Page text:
Aunty, why does the church support 3ABN after all the problems with founder and family?
6 March 2023 |
Dear Aunt Sevvy,
Three Angels Broadcasting Network (3ABN) had a miraculous birth, and for a time produced outstanding programming. Although it is an independent ministry, the Adventist Church appears to endorse it..
Yet available information indicates that the founder has had a tumultuous domestic life, and some say that his current marriage does not meet the denomination’s biblical standards. My question: how can the church place its stamp of approval on this organization?
3ABN has been very successful among Seventh-day Adventists. But allegations have circulated about it almost since its beginning: high living by the founder (private planes and pedigreed horses) at the ministry’s expense; charges of pedophilia against the founder’s brother, who also worked in the ministry; and in more recent years the founder’s public and messy divorce for questionable reasons, followed by his remarriage.
Aunty doesn’t want to make judgments based on rumors, and she also wants to be forgiving of the problems that families have. But Aunty also believes that moral accountability (pursued with understanding and compassion) should be expected of all ministries and ministers, including independent ones such as 3ABN. Given the many concerns that have circulated so widely, she has wondered, like you, why denominational leaders don’t appear to care very much what’s happened behind the scenes.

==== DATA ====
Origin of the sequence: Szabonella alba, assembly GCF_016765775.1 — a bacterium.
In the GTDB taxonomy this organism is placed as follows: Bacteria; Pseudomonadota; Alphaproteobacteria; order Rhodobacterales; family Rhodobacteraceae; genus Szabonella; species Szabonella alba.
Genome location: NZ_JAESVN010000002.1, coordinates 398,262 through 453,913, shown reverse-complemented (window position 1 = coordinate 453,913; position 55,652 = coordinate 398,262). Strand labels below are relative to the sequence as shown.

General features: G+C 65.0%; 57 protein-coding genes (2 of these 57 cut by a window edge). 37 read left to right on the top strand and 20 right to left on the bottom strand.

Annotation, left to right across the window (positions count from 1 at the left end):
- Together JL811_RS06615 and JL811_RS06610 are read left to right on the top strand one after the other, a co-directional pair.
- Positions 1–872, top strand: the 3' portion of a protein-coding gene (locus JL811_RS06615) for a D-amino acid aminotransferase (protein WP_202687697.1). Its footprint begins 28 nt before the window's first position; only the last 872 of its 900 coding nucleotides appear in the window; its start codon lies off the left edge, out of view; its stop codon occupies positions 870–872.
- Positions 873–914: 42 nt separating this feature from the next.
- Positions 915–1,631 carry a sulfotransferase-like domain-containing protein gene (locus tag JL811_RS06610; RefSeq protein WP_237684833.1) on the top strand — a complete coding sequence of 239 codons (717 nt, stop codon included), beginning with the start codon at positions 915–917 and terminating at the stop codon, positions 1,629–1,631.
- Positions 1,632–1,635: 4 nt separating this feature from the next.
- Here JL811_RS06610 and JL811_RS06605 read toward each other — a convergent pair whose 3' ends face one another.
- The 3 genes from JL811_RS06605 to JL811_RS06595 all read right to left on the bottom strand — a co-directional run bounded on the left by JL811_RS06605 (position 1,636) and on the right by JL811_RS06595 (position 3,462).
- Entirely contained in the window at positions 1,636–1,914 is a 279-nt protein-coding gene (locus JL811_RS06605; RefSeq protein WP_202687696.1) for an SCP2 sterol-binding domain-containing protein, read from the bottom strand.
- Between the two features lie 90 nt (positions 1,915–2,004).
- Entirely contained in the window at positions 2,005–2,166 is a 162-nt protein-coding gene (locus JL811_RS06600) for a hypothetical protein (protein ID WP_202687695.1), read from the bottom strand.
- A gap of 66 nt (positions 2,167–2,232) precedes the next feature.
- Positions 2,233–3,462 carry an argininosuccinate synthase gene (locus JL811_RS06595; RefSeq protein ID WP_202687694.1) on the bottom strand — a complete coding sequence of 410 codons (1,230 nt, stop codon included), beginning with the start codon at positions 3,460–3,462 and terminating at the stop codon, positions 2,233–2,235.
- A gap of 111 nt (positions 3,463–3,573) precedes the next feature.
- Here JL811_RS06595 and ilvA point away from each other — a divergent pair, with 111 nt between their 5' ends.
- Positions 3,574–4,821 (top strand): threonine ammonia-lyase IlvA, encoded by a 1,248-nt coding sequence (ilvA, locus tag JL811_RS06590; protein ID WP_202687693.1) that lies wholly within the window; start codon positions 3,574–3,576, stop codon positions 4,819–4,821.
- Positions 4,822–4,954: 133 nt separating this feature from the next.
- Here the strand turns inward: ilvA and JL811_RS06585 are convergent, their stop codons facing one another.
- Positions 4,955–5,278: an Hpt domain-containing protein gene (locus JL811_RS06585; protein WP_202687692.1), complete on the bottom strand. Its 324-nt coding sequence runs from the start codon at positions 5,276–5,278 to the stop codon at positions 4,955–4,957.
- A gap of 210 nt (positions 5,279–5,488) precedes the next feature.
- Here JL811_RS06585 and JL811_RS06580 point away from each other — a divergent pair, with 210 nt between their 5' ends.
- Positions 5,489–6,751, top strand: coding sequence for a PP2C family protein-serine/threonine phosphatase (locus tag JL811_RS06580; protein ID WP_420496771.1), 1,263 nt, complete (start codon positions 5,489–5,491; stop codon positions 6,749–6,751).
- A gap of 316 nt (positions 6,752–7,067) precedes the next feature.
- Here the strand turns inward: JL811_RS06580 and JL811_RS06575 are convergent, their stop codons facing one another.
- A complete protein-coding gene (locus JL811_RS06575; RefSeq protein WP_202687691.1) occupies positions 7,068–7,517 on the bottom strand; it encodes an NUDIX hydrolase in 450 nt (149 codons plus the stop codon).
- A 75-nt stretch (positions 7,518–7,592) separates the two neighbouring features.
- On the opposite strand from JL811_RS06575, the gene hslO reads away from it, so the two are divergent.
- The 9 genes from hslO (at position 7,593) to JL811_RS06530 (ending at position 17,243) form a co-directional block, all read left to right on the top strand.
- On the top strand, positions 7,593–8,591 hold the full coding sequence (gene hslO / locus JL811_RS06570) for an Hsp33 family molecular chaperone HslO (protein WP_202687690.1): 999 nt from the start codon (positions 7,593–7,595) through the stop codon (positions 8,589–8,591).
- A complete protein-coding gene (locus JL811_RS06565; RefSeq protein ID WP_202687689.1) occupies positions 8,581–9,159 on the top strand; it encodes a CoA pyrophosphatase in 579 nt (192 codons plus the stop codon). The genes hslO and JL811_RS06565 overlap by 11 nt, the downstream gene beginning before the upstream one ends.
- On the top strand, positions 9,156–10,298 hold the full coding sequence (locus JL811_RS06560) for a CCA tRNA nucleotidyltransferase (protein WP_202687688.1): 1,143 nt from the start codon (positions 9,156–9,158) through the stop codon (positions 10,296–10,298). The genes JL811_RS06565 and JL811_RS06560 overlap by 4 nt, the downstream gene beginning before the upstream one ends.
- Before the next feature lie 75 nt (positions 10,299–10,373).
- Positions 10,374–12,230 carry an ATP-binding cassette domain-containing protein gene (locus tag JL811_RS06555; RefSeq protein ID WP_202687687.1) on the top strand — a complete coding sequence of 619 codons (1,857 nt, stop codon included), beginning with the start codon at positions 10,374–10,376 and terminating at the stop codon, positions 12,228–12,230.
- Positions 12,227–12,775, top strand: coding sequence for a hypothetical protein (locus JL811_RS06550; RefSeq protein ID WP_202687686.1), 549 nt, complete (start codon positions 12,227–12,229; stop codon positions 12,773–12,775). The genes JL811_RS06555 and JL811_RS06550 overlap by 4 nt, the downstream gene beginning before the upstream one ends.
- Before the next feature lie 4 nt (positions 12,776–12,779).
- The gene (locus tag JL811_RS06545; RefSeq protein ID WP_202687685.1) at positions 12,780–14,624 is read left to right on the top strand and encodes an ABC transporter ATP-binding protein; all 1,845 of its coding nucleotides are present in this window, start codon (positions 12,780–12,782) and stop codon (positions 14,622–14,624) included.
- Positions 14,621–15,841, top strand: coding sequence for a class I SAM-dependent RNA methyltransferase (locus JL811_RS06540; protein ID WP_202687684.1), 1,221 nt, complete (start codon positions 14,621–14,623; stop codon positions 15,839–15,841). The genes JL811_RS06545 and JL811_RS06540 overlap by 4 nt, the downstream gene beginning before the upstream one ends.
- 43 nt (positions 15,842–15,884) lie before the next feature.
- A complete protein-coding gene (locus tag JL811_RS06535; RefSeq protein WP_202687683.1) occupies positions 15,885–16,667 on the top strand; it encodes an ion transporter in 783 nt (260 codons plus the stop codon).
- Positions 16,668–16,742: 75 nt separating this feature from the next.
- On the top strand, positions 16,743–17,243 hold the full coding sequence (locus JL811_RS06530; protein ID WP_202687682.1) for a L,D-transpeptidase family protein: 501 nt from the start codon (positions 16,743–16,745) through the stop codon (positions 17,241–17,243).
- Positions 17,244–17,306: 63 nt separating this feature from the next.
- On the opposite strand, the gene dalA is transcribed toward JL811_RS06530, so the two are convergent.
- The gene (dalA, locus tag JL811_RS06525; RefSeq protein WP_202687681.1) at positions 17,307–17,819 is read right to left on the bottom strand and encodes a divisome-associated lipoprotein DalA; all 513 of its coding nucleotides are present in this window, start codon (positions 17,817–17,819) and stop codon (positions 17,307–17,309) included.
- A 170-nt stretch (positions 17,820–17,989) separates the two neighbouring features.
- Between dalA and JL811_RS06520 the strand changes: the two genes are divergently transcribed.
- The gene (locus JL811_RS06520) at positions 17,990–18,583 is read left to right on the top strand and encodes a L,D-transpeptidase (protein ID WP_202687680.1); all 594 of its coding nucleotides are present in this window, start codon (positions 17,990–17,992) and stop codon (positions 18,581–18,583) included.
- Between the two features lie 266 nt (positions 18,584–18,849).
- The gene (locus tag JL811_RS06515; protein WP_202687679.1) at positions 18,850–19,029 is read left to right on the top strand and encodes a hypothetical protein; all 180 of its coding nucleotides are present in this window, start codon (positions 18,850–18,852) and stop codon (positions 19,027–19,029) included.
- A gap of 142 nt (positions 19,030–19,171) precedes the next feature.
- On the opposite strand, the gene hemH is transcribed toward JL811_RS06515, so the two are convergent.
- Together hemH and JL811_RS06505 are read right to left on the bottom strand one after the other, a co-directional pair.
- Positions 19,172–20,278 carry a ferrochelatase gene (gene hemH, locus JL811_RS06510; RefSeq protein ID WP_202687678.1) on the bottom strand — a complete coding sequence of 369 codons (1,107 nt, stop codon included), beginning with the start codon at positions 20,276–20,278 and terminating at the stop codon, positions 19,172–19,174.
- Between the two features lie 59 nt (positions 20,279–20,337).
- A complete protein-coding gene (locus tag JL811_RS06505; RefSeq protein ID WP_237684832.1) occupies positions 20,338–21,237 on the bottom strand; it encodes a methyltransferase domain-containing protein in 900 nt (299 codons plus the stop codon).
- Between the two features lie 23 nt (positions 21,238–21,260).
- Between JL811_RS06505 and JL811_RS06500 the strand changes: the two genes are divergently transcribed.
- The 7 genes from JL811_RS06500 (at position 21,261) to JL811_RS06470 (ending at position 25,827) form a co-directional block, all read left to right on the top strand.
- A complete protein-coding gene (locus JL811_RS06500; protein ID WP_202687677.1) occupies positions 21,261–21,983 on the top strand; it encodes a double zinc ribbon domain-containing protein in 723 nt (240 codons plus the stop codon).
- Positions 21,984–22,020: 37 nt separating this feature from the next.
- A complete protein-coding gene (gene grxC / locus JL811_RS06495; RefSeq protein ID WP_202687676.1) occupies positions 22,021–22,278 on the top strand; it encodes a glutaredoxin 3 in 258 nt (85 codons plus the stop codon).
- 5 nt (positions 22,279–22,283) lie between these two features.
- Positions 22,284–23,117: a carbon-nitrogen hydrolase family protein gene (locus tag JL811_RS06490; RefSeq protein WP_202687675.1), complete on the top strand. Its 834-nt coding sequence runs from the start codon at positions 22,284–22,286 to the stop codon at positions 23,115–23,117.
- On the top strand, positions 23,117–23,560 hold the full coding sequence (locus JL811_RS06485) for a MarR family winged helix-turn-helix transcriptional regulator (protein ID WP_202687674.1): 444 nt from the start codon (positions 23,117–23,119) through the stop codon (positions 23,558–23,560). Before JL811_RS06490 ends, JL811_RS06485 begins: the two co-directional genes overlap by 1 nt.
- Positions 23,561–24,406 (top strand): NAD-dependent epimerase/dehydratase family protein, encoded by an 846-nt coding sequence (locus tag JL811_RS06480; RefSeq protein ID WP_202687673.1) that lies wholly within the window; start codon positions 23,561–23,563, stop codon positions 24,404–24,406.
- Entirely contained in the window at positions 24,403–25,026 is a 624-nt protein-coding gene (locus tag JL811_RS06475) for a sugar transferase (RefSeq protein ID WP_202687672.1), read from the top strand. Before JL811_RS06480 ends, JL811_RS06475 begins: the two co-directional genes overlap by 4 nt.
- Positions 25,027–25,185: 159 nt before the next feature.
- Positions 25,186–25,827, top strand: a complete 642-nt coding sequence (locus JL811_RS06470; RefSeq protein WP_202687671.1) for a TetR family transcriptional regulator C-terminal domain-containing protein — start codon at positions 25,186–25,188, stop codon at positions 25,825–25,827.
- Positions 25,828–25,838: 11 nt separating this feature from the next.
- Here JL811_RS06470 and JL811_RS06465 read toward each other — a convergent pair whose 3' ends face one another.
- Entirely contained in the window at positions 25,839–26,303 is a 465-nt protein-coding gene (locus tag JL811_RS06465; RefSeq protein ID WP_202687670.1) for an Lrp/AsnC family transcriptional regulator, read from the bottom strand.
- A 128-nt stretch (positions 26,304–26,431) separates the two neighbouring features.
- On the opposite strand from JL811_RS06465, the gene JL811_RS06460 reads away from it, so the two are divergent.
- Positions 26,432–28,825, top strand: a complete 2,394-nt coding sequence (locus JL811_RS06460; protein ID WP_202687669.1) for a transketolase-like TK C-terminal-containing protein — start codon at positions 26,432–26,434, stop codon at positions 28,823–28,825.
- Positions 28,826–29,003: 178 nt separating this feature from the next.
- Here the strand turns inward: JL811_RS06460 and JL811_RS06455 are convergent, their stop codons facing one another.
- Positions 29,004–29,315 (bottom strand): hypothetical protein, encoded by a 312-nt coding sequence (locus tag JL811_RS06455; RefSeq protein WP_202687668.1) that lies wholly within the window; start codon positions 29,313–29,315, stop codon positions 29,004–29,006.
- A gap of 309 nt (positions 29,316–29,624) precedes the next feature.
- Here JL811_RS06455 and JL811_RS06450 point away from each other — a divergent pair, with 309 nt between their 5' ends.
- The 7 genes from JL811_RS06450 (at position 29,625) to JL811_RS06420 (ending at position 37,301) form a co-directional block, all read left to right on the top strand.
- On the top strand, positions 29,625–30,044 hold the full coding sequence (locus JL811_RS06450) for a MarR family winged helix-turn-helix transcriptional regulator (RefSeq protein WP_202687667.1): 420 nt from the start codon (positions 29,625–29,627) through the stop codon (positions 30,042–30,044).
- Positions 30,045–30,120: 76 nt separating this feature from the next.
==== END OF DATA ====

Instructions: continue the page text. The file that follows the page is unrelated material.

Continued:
The answer may be as simple as this: 3ABN gives a clear version of the conservative message favored by church leaders, and what 3ABN says is more important to supporters than how ministry leaders behave.
Organized religions, as much as they like to say they stand on unbending principles, are capable of letting the end justify the means—and 3ABN seems to be such a case. No one in authority has been willing to rise to his feet and say, “We have concerns about those leading this organization.”
A related question: how much is 3ABN really building up congregations? Most of the 3ABN programs she’s heard appear to be addressed to conservative Seventh-day Adventist members. This obviously draws contributions from church members. But is it producing evangelistic results? That’s hard to say.
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